Unfortunately, Playboy still exists, and it’s busy concentrating on things other than sexual consent. Things like announcing that Kate Moss is to model nude for its cover to celebrating its fortieth birthday, hosting parties for disappointing Vogue editor Alexandra Shulman (we thought better of you, we really did), and invading Gymboxes around the country with its ‘Playboy Bunny Bootcamp’ and new form of BMI (‘Bunny Measurement Index’ – vom). Apparently, the Playboy brand is still set to be a part of our consciousness for a very, very long time. What the hell, 2013?

Thing that happened: France has moved to ban child beauty pageants

But that’s progress, right? As probably the best response ever to a row with Vogue magazine which saw the fashion rag dress up a bunch of ten year olds in tight clothes and heavy make-up, the French Parliament voted ‘non’ to creepily dressing kids up like their own Barbie dolls. The bill protects the under-16s from not only appearing in the pages of Vogue with peacock feather eyelashes, but also from being marketed child-size products from the sexy adult world, such as padded bras and high heeled shoes.

Unfortunately, as you can probably deduce from the whole Miss America charade, beauty pageants for ‘adults’ (let’s face it, teenagers) still abound everywhere. And anyone who’s sat down to a relaxing session of ‘Toddlers and Tiaras’ knows that the government in the US and UK haven’t been quite as enlightened as France.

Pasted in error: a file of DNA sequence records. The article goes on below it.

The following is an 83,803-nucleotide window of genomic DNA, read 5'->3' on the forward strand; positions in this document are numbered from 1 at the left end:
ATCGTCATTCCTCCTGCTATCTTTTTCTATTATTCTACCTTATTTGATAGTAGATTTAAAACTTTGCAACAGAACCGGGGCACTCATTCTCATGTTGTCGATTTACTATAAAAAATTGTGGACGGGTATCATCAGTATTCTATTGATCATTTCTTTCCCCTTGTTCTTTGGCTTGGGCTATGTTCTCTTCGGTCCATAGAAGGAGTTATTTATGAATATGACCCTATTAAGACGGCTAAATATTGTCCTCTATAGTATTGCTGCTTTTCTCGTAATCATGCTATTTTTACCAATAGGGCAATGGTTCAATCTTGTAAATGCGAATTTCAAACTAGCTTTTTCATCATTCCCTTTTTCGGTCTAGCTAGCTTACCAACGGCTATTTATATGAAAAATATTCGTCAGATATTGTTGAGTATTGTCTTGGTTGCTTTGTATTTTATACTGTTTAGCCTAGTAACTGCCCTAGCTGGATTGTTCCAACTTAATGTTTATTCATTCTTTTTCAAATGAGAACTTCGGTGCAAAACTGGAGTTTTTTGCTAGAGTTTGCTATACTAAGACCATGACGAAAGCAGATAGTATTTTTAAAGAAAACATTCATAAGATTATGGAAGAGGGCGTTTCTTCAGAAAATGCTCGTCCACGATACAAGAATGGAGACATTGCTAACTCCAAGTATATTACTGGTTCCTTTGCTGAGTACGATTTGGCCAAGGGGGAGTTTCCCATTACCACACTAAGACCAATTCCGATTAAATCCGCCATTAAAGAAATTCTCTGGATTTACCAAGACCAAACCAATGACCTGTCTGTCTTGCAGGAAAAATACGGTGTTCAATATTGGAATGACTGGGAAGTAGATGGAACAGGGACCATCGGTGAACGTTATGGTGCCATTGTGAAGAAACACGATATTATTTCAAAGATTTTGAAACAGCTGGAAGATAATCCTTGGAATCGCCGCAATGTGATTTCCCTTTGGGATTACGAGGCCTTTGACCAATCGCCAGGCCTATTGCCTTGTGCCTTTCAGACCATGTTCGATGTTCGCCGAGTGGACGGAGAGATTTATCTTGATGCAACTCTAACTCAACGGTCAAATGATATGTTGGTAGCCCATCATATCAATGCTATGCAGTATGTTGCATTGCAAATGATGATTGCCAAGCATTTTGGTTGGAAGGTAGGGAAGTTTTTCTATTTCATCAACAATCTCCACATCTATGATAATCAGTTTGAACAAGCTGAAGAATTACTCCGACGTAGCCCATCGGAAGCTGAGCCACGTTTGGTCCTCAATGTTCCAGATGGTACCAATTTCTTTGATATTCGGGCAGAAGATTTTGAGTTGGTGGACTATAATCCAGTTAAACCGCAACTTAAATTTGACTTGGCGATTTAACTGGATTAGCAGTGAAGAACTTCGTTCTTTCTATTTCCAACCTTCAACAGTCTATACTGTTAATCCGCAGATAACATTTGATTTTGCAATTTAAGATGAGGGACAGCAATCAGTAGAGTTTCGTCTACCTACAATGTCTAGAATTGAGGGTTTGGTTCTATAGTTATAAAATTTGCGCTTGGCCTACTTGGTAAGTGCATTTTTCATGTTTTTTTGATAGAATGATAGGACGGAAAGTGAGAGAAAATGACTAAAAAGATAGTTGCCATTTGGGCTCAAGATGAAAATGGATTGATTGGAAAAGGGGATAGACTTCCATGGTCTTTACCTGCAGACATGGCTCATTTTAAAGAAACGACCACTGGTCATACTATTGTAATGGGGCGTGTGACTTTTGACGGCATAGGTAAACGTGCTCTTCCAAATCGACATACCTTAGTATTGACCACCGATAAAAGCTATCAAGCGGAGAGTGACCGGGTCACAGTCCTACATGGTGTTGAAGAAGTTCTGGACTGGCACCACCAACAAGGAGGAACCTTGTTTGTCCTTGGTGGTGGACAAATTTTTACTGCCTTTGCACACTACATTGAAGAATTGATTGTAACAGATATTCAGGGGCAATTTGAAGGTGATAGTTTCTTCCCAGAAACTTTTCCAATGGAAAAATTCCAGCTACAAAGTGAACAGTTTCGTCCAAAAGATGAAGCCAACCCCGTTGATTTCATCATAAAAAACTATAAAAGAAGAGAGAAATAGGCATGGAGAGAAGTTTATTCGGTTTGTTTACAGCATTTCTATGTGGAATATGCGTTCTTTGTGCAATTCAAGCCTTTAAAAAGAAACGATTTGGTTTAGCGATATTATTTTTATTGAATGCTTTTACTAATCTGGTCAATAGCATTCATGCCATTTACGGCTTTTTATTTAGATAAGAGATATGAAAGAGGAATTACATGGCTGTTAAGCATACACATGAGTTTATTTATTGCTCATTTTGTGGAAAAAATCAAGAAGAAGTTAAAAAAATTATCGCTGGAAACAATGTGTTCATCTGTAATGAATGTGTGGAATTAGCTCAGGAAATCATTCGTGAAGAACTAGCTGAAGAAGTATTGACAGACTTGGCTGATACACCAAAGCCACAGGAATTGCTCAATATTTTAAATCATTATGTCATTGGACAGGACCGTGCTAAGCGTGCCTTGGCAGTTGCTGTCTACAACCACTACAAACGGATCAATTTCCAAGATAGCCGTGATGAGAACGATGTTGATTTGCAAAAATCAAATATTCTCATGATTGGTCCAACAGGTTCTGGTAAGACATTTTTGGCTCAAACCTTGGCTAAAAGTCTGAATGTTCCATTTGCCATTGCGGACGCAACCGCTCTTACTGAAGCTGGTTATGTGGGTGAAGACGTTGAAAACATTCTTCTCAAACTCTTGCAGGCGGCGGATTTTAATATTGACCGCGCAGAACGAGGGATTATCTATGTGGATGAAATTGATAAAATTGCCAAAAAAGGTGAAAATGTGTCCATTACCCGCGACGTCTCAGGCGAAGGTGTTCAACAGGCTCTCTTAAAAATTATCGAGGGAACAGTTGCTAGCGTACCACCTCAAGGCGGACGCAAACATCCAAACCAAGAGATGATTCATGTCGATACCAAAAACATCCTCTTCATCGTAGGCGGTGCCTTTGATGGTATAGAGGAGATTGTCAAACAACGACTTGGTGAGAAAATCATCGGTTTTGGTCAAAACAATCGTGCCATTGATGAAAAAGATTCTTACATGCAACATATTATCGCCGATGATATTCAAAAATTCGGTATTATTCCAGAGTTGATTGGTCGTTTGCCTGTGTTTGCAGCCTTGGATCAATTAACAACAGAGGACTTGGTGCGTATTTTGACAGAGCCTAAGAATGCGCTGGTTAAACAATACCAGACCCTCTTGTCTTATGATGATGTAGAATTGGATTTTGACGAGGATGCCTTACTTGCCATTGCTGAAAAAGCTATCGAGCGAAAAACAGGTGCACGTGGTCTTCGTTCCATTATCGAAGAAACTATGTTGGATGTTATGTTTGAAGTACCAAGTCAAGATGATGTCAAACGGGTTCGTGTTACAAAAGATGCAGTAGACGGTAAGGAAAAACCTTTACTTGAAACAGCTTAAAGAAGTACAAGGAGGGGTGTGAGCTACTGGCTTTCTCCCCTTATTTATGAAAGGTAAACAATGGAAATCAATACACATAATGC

Thing that happened: Theresa May was appointed to David Cameron’s cabinet as Home Secretary, one of only four women to hold one of the Great Offices of State. The cabinet boasts three other formidable females, and has benefited in the last few years from the voices of enthusiastic female MPs such as Louise Mensch.

But that’s progress, right? As an organisation that has never been particularly friendly to women yet brought us the first female Prime Minister, feminism’s relationship with the Tory party has always been ambivalent. And while enough Conservative supporters have brought up the four women in the cabinet with us as proof that the historically misogynistic state of Tory Towers is ‘improving’, it’s, well, four women. Four women who aren’t exactly flying the flag for women’s rights. As @Sophia_Phan pointed out on Twitter recently, even Voldemort had more women in his cabinet. We’re not outright saying that therefore David Cameron should get a tattoo saying ‘Worse than Voldemort’ across his neck, but in the event that he did come to this fully autonomous position, we’d be fully supportive.

On the bright side, Mumsnet’s survey into the political affiliations of women shows us deserting the Tories in our droves. Most of us would rather vote Labour, whose shadow cabinet is a lot more female-friendly (and has therefore been given the affectionate term ‘Millie’s Fillies’ by the Daily Mail.) Cameron take note: we can and will vote with our feet.

Voldemort's cabinet. Female friendly? Image: Getty

Rhiannon Lucy Cosslett and Holly Baxter are co-founders and editors of online magazine, The Vagenda.

Photo: Getty
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Who will win in Stoke-on-Trent?

Labour are the favourites, but they could fall victim to a shock in the Midlands constituency.  

The resignation of Tristram Hunt as MP for Stoke-on-Central has triggered a by-election in the safe Labour seat of Stoke on Trent Central. That had Westminster speculating about the possibility of a victory for Ukip, which only intensified once Paul Nuttall, the party’s leader, was installed as the candidate.